These striking photos were captured by people affected by homelessness… using disposable film cameras
August 24, 2015
The best images, plucked from more than 2,500 entries, are due to be published in the Café Art 2016 My London calendar.
Café Art – an organisation that connects homeless people with the wider community through art – has just launched a Kickstarter campaign to help fund printing costs.
Here are some of the best images from the calendar competition, along with the stories of the photographers behind them.
[Photo credit: XO]
‘As I was looking through the camera lens, wondering which angle to take the photo from, this guy walked past with his umbrella – it was raining lightly – and I seized the opportunity to snap it,’ said XO, who photographed these listed telephone boxes near Lincoln’s Inn.
XO, who attends the Crisis Skylight building in Whitechapel, added: ‘I Googled the location and discovered they’re Grade II listed and that the shorter ones are unique to London, which I thought was cool and also in keeping with the My London theme.
‘Although very rarely used these days, I love the fact they’re still around. They’re synonymous with our capital and this city wouldn’t be the same without them, so I’m happy they’re protected.
‘I’ve had a passion for and interest in photography since my teens, but consider myself a novice and would like to go on a course to learn the ropes’.
[Photo credit: Ceci]
‘It was a really hot day. It was the day I collected the camera, so I just walked around until I stopped somewhere near Tower Bridge and saw people on the grass. It looked so relaxing, so I just captured the moment’, said Ceci, a Chinese woman from Hong Kong who did not want to reveal her real name.
Ceci found herself alone at a railway station all night one December when she met a homeless man who suggested she join him at Crisis for Christmas.
She only uses the Crisis art groups, as it helps her get away from the chaos in her large Bethnal Green squat that she finds ‘chaotic,’ with ‘people yelling, shouting, verbal violence and physical violence’.
[Photo credit: Ellen Rostant]
Ellen Rostant saw a boot on the road and I thought it would make a nice picture because, ‘How can someone lose a boot? Somebody’s out there and they’ve got one boot left.’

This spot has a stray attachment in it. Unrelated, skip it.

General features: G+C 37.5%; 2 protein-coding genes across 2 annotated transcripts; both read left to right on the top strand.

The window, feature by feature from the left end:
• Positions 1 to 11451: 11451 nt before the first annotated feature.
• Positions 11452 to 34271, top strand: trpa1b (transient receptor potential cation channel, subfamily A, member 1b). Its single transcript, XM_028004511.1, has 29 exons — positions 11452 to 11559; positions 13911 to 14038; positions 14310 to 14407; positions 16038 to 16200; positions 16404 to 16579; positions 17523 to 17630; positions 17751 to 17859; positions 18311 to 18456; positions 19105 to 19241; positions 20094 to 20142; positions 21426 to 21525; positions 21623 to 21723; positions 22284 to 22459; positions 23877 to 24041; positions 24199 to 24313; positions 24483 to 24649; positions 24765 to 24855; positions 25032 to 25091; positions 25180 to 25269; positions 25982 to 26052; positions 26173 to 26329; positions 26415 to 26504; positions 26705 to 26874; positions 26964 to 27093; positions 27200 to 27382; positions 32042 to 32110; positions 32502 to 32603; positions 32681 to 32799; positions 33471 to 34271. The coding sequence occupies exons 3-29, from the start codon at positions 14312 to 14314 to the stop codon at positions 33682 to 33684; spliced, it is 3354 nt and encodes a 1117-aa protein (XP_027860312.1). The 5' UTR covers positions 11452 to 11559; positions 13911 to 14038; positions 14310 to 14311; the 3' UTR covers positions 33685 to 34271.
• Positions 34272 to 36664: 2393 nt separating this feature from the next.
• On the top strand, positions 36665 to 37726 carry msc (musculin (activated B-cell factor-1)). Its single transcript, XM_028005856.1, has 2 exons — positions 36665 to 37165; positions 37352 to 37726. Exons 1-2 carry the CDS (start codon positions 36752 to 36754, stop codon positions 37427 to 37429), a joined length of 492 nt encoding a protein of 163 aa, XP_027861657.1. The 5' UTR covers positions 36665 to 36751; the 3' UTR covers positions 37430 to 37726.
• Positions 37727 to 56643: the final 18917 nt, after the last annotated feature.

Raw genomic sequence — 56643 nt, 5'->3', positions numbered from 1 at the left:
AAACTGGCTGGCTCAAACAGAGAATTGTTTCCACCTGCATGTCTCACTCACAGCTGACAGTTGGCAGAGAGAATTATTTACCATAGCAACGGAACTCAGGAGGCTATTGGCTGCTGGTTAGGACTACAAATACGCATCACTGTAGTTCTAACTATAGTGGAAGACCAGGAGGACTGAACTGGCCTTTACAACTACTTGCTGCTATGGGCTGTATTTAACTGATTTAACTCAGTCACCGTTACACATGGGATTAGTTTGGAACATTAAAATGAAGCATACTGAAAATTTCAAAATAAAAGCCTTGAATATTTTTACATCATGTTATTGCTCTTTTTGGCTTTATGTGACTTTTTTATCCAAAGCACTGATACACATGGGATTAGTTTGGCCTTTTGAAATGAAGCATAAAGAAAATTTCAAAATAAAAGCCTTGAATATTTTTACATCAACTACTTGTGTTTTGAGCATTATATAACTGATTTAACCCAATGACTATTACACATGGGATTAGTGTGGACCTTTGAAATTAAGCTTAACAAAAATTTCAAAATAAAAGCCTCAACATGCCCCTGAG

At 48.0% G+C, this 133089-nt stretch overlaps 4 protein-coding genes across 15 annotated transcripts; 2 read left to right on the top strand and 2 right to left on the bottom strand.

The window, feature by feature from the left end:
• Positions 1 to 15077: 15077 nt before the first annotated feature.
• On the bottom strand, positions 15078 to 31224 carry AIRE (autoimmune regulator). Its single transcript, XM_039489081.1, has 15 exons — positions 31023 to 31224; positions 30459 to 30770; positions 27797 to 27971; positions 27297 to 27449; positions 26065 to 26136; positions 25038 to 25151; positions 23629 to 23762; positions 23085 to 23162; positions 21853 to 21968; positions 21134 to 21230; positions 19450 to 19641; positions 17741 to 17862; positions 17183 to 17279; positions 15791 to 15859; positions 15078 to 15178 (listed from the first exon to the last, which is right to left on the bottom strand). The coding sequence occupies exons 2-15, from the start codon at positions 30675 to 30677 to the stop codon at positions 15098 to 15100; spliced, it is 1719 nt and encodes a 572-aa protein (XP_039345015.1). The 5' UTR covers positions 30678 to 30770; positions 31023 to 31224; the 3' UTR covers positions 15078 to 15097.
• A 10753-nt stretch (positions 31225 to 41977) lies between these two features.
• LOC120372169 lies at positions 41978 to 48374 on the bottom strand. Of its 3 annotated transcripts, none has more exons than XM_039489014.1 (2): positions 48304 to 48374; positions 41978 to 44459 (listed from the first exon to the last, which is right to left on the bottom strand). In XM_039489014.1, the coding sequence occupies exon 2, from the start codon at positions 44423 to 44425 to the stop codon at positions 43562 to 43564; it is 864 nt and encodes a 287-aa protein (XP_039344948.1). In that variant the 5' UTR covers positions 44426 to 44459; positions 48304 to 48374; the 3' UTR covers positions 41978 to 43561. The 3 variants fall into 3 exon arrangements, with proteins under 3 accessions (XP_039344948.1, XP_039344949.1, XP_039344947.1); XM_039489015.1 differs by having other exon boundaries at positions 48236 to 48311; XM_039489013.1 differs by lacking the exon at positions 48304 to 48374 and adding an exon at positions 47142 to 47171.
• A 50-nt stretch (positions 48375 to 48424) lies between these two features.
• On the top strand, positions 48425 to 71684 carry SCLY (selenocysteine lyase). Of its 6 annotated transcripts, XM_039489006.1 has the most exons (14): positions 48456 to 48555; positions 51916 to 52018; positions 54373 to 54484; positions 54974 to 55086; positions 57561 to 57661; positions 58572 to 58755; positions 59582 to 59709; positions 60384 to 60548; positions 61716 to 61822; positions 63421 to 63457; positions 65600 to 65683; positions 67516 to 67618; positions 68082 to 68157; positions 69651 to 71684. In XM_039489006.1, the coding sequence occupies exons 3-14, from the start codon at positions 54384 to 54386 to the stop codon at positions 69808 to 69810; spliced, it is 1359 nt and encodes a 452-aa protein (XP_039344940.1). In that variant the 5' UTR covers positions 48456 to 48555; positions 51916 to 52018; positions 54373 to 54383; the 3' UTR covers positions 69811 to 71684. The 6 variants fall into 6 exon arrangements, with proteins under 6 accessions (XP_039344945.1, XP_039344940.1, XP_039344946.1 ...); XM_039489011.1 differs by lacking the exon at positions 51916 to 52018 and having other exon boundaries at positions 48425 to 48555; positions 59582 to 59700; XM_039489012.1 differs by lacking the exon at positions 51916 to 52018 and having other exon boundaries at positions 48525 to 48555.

Ellen’s family has been in temporary housing for nearly three years. Ellen, 16, who is set to study photography at Leyton Sixth Form College, added: ‘I want to do art and photography and geography at college. Hopefully, I will be able to go into something like landscape photography, or maybe portraits or art stuff. I don’t have a camera – I use my phone.’
Photographer Zilvinas Vaiteikunas decided to take this shot while exploring streets near Mayfair.
Originally from Lithuania, he lives in a Camden Town squat. A few years ago Zin decided to ‘sort out’ his life and visited several organisations that could help. He worked on a project called the Book of Life with the Kids Company, which covered the struggles in his life, including a troubled childhood, and addictions. In the future he wants to keep being creative, no matter how hard conditions get, to remain happy and fulfilled. ‘Do not surrender! Keep walking,’ he says. ‘Be confident…
‘The challenge I had to overcome was to discover a direction in my life that would keep me happy and fullfil me as a human being. And so far I have discovered that it is creativity.
‘Organisations like Café Art and Kids Company helped me to use this creativity of mine in an established way, and opened the possibility of sustaining my self, materially, with the work I am doing. ’
[Photo credit: Goska Calik]
Goska Calik took this photo of the base of the Isis sculpture in Hyde Park – which represents the Egyptian goddess of motherhood – and feels her own shadow symbolises her homelessness.
Arriving in London four years ago, Goska became homeless when she lost her job due to illness. After sofa-surfing for several months she was finally directed to Crisis, where she was helped to find a place to live.
Goska was taught photography by her father in Poland and is now studying counselling and working part-time as a support worker for people with mental health problems. She goes to Cardboard Citizens, a homelessness support organisation where she did a dance workshop and photography.
[Photo credit: Ray of Light]
This dog, pictured in front of at the Cutty Sark in Greenwich, is owned by a friend of the photographer, who is known as Ray of Light (ROL). ‘He likes to go around London checking out all the touristic places,’ said ROL, who has had a photo in every My London calendar since 2013.
Formerly a chef, Ray has been sleeping rough for several years, mostly sofa surfing. He is an active volunteer with many charities, including Café Art and has several paintings hanging in cafés around London.